Why ‘Watchmen’ Director Stephen Williams Compares the Tulsa Massacre to Krypton’s Destruction (Video)

Williams describes the real-life tragedy as “the catalyst to set all the pieces of the narrative puzzle into play” for HBO series

Last Updated: July 8, 2020 @ 3:25 PM

“Watchmen” director Stephen Williams has a curious analogy for how Damon Lindelof weaved the Tulsa Massacre into his HBO update of Alan Moore’s acclaimed graphic novel.

The nine-episode run begins by going back to the site of the ugliest, and mostly untold, moments in American history that is widely considered to be the country’s single worst incident of racial violence. Williams said, “In much the same way that the destruction of the planet Krypton was the birth moment for Clark Kent/Superman, so too this event could become the catalyst to set all the pieces of the narrative puzzle into play.”

Williams’ comments came during TheWrap’s Emmy contenders virtual roundtable with directors and showrunners on Monday, which also included Derek Cianfrance (“I Know This Much is True”), Nichelle Tramble Spellman (“Truth Be Told”), Alan Poul (“The Eddy”) and Paul Simms (“What We Do in the Shadows”).

In “Watchmen,” the Tulsa Massacre serves as the start of Will Reeves’ story, after he witnesses the event as a child. Reeves, of course, would go on to assume the moniker of Hooded Justice, the first vigilante in the alternate-reality world of “Watchmen.”

The show has been lauded for its inclusion of the event, which had gone largely unknown by the general American public and has taken on even greater resonance in the aftermath of the nationwide protests against systemic racism that have marched on since Memorial Day.

“As people have continued to excavate that portion of American history that has been buried and left in the shadows for many people, as that event has come to life and many others in recent times, in recent days and years, it’s acquired particular resonance and refracted off the construction of ‘Watchmen’ in a way that we certainly hadn’t imagined, but are satisfied is finally now being seen for what it is, and is being examined and explored,” Williams said.

Elsewhere in the panel, the participants spoke about the challenge of having to film one actor playing dual roles. “I Know This Much Is True,” based on Mark Lamb’s novel of the same name, stars Mark Ruffalo as twins Dominick and Thomas Birdsey. Cianfrance, who directed and co-wrote the limited series, said that he didn’t want it to feel like a “technical trick.” One way he was able to do that was to have Ruffalo gain 30 pounds to play Thomas, who suffers from schizophrenia, but that meant that they would have to shoot all the scenes that featured both brothers twice, and months apart.

“We ended up shooting 16 weeks of Mark as one twin, and then he went away for 6 weeks. He gained 30 pounds and then we came back to the same location. Sometimes, the big challenge was to shoot a driving scene in a car, where one side was shot in April and the other side was shot in September, and to have that continuity between the two characters,” Cianfrance said, adding that Ruffalo “embodied a completely different person.”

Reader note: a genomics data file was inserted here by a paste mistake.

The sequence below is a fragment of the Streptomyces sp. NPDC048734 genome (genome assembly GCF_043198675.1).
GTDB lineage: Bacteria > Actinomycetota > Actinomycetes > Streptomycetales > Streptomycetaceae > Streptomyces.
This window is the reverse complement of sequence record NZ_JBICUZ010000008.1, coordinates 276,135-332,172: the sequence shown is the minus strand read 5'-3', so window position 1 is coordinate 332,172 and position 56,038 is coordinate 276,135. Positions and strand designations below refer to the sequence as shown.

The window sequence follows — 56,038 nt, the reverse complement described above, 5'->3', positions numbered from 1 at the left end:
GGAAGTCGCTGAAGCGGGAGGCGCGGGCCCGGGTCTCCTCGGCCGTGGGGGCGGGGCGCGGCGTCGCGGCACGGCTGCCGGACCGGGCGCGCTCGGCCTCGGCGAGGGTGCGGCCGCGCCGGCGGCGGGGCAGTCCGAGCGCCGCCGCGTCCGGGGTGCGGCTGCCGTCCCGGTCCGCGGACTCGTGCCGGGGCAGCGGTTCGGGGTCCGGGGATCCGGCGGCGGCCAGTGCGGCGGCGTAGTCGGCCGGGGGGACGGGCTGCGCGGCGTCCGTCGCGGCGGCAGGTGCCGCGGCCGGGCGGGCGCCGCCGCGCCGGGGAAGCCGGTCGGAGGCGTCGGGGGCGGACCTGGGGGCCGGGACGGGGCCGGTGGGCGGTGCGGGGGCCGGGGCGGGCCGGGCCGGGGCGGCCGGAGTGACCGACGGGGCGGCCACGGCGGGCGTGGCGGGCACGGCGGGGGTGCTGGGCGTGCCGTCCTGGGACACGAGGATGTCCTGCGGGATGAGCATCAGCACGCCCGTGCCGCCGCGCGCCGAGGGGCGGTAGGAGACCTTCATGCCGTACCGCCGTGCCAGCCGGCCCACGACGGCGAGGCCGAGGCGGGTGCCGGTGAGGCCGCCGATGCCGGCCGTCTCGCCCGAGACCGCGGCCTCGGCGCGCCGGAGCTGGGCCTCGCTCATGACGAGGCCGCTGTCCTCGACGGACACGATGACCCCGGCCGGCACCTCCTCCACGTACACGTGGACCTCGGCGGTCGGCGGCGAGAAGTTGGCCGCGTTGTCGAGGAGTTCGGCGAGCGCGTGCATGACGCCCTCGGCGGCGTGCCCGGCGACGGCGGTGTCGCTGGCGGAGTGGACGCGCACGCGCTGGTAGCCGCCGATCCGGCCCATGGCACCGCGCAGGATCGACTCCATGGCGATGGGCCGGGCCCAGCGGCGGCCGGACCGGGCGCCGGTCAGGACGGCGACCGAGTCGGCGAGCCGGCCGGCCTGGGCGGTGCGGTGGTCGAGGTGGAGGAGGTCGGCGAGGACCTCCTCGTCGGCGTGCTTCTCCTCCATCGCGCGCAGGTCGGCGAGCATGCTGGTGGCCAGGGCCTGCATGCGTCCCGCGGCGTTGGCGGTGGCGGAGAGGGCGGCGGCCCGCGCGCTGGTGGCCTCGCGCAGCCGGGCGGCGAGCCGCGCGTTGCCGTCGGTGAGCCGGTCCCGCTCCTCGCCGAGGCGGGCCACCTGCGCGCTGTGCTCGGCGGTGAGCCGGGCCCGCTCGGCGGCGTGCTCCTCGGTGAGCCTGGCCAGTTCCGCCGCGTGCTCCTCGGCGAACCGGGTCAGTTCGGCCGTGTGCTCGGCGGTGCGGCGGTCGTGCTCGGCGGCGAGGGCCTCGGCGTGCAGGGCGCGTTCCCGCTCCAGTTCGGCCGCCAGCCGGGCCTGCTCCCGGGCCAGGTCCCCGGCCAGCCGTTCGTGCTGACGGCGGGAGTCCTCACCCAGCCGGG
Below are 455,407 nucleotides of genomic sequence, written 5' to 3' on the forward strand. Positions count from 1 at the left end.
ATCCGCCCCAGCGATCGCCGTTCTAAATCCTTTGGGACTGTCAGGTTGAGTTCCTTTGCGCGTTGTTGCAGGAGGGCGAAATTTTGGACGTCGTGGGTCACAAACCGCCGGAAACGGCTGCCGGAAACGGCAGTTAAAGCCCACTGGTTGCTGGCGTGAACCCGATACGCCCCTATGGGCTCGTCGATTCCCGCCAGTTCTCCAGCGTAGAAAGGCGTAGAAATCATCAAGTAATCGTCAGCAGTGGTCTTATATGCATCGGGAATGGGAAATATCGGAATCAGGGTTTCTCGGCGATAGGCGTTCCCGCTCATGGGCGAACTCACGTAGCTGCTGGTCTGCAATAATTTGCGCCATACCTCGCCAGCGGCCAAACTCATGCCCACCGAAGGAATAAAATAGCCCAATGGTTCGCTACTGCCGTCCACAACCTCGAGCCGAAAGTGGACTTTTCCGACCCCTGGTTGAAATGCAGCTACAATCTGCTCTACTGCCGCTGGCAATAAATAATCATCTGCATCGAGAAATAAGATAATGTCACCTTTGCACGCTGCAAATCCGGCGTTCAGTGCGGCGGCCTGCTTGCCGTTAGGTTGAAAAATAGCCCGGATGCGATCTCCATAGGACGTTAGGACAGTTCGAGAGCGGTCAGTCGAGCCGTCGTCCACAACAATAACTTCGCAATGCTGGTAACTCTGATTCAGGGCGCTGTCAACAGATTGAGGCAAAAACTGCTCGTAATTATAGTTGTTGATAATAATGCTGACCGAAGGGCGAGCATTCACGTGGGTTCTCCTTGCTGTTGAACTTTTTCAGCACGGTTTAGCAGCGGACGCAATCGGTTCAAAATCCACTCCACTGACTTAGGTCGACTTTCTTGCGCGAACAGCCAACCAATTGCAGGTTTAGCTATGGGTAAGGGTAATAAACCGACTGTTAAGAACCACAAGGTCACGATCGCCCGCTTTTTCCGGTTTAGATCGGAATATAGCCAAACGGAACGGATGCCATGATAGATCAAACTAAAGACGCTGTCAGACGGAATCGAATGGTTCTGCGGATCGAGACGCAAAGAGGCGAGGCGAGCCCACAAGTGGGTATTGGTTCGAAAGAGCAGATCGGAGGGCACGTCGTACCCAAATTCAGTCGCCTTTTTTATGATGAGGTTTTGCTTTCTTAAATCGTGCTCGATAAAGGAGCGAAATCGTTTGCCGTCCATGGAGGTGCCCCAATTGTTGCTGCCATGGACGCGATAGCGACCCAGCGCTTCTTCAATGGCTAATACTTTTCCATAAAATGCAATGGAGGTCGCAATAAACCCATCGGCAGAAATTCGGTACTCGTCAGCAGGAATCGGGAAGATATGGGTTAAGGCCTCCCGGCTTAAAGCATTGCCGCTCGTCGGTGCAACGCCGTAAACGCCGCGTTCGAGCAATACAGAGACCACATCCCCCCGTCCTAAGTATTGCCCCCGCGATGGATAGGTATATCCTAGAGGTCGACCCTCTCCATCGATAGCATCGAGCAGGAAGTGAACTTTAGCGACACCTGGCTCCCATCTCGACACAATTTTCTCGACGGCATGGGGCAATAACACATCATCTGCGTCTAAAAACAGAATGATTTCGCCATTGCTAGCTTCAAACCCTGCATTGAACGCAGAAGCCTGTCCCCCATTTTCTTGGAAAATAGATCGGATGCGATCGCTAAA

How different? Ask Mark’s dad, Cianfrance said. “When Mark Ruffalo’s dad first saw the trailer to our show, he asked Mark, ‘Looks great, who did you get to play your brother?'”

Spellman added for “Truth Be Told,” which features Lizzy Caplan as twins Josie and Lanie Buhrman, that they had specific days for Caplan they called “twin days.”

“Everybody prepared for twin days. It just took a little bit more time,” she said, before praising Caplan’s ability to make both characters feel like completely separate people. “She really made them different. The first day that she was in the blonde wig for one of the twins, I walked right past her.”

In the book that “Truth Be Told” is based on (Kathleen Barber’s “Are You Sleeping”), Caplan’s twins are the central characters. But the Apple TV+ series shifts the narrative around Octavia Spencer’s Poppy Parnell, a minor character in the source material. “That would mean it was very closed-ended, if we just followed that,” Spellman said. “We basically had the spine of the novel, the basic story that we wanted to tell with the mystery, and then it sort of bloomed from there based on casting, based on the fact that we wanted to have a little more longevity.”

Even Simms had that experience briefly on “What We Do in the Shadows,” which featured an episode that saw the main cast play their own characters’ ghosts. “Each of the vampires acted opposite themselves as their own ghosts. We did actors playing two parts but four times within one episode,” Simms said. “I know what a nightmare it is. But fun.”

Alan Poul was the only person on the panel who wasn’t working off some type of pre-existing material. That allowed the series the ability to create something from scratch and show something not often depicted on screen: Modern-day Paris.

“One of the things we knew going in was we wanted to show Paris as it is now. You say you’re going to do a show set in a jazz club in Paris and everybody says, ‘Ooh, 40s? 60s?’ I never had anybody think the show was contemporary when I told them what the show was about. But what we wanted to show was Paris today. The multi-ethnic, multi-cultural, multi-faith Paris, which is really what Paris is,” Poul said. “The challenge was building a world that we had to keep authentic, even though we weren’t French.”

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